Starring: Saoirse Ronan, Margot Robbie, Guy Pearce
Director: Josie Rourke
Running Time: 125 mins
Mary Queen Of Scots is a British film about the rivalry between Elizabeth I, Queen of England and Mary Stuart, Queen Of Scotland, and the conflict that arose surrounding the throne of both countries in 1569.
The Tudor Period has been long-beloved by film and television for its wealth of political drama and intrigue, and the story of how one of the greatest monarchical families in British history eventually came to fall is an equally fascinating one. However, despite a wealth of historical drama, Mary Queen Of Scots is unfortunately a rather disappointing watch, proving a disjointed and frustrating biopic that fails to deliver the intrigue and tension that the history deserves, and despite some strong performances and brilliant production design, it’s a rather dull watch from beginning to end.
Let’s start on the bright side, however, with the film’s strongest suit: the production design. Trying to deliver a Game Of Thrones-esque vibe with its focus on the thirst for power in all realms, Mary Queen Of Scots is a deliberately drab and dark piece, but it gives an earthy and convincing quality to the film that makes the time period feel all the more tactile.
Too many period pieces have a tendency to portray medieval settings as dollhouses, with far too much style over substance, but there’s a deliberate and concerted effort to give the setting a darker and more grounded look that, in tandem with some lush costume design and stunning make-up work, really brings the period to life in far more interesting fashion than most.
Another plus comes in the form of the lead performances, with a strong and convincing turn from Saoirse Ronan in the lead as Mary Stuart, as well as an equally striking – albeit disappointingly sporadic – appearance from Margot Robbie as Elizabeth I. The two actresses do a great job at making their characters as strong and tough as can be, and it plays in well to the ever-growing conflict that begins to burn between their two courts.
With that said, this film doesn’t quite manage to deliver that story about conflict in particularly interesting or swift fashion. Despite a stunning production and two great lead turns, the movie’s screenplay is incredibly muddled, as it fails to double down on key aspects of the history to make for a properly fascinating watch.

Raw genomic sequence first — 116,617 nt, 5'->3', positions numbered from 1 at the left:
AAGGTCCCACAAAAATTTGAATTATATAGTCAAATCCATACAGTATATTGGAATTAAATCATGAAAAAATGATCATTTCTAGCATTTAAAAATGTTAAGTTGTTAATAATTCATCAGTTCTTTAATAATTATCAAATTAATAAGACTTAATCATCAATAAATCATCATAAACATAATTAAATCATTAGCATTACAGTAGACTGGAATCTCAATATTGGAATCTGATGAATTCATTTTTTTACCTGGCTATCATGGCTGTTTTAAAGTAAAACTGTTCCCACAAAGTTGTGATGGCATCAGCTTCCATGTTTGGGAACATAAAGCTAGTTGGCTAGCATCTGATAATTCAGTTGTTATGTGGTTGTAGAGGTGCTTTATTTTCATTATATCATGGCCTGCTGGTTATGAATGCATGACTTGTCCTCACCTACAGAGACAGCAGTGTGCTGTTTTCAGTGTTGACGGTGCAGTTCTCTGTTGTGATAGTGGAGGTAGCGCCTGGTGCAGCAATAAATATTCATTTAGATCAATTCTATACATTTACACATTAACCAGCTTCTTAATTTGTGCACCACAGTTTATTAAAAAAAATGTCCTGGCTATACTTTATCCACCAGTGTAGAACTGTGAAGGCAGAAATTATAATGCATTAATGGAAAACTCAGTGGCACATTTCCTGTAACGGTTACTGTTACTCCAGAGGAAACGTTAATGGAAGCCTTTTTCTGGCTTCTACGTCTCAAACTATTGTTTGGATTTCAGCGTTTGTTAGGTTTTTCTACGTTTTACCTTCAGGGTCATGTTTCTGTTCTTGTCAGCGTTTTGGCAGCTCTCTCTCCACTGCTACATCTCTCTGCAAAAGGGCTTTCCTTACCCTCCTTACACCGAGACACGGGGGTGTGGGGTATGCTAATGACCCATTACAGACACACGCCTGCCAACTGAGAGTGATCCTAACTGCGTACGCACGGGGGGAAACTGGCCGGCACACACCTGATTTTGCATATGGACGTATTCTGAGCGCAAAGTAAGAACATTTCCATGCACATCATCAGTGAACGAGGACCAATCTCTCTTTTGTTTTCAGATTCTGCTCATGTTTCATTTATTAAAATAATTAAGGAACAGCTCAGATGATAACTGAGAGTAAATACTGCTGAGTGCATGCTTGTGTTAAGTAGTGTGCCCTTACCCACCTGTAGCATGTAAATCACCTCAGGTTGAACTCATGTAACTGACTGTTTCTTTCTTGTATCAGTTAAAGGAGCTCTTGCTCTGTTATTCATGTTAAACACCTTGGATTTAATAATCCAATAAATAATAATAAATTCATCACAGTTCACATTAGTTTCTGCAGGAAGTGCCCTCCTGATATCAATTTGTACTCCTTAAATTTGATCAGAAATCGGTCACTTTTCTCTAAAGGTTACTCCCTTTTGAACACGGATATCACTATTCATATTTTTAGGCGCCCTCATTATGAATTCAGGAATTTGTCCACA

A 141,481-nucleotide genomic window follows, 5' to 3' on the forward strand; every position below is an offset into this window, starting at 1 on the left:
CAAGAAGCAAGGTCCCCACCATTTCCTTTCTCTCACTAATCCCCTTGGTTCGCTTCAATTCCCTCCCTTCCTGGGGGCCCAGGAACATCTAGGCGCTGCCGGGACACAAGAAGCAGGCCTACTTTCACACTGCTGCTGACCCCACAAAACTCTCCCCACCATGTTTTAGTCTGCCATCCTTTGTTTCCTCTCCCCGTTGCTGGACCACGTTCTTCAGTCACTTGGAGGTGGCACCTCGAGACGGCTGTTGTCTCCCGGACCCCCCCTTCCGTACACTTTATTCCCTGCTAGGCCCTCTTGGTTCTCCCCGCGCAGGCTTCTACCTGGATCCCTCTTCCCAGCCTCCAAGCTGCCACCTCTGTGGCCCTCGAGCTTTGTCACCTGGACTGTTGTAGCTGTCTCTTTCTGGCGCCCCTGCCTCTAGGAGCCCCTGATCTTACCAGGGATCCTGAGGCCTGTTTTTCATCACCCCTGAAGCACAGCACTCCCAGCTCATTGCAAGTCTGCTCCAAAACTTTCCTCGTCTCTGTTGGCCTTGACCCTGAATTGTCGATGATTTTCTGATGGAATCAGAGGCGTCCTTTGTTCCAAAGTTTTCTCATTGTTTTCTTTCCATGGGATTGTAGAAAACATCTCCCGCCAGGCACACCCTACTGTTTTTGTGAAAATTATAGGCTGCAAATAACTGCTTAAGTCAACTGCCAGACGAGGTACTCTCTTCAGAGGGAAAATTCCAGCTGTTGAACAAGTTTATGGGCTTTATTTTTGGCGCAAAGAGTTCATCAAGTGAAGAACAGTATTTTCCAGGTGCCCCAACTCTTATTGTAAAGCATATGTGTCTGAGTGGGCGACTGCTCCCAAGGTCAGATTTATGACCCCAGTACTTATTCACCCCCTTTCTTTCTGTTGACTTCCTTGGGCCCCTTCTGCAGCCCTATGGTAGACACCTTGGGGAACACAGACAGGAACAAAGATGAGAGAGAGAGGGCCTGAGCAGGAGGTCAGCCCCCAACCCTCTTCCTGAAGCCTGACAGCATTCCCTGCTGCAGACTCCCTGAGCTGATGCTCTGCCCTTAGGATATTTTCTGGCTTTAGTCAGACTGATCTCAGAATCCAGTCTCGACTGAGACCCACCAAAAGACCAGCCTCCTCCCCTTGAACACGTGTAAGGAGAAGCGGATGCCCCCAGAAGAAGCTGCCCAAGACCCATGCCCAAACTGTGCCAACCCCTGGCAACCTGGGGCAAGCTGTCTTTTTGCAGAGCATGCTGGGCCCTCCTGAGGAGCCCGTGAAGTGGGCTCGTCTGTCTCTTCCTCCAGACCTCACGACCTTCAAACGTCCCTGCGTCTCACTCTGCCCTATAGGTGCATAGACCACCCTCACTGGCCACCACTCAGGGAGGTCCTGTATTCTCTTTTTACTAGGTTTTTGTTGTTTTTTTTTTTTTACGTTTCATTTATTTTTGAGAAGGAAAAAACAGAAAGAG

Now, while it’s clear that the future of England and Scotland lays very much in the balance as the two queens become further embroiled in a potential succession crisis, the movie takes a very confusing attitude to showing the battle for power, struggling to clarify who the people that really hold the power are.
In effect, there are two stories happening at the same time here, but they don’t gel at all well together. On the one hand, you have the strong and increasingly ambitious presence of Mary Stuart, as she threatens the English throne and Elizabeth’s heritage, and on the other, you have a story about how both queens were held back by the political machinations of the men in their respective courts, men with ambitions far greater than simply serving their monarchs.
Individually, those stories are interesting indeed, but the film jumps back and forth between the two at a frantic rate, to the point where you don’t really know what to focus on as the viewer, whether what you’re seeing is important with regard to the tension between Mary and Elizabeth, or whether it’s all about the political wrangling in the domestic court.
What’s more is that the focus on Elizabeth I’s side of the story is woefully underdeveloped, and leaves the movie feeling a little lop-sided for the story it’s trying to tell. Sure, the film is called Mary Queen Of Scots, and Mary Stuart rightly takes the role of the main character, but I felt far more attention needed to be given to Elizabeth’s situation to further deepen the intensity and stakes of what’s playing out on screen, rather than something that spends a little too much time focusing on Mary’s personal life, with little or no wider impact.
The movie definitely has its moments, and with an enthralling face-off between the two queens in the final act, it’s certainly a story that has immense potential for big screen intrigue, but it unfortunately muddles its way through the majority of its 2 hour runtime, as such making for a frustrating and unfortunately even dull watch for a large proportion of the movie.
Overall, I was rather disappointed by Mary Queen Of Scots. As I said, it has its moments, and along with sublime production design and two strong lead performances, it’s by no means a bad film, but when it comes to delivering a riveting and thoroughly coherent historical story, the film really falls flat, with a muddled focus that ultimately leaves it feeling disjointed and confusing, and that’s why I’m giving it a 7.0.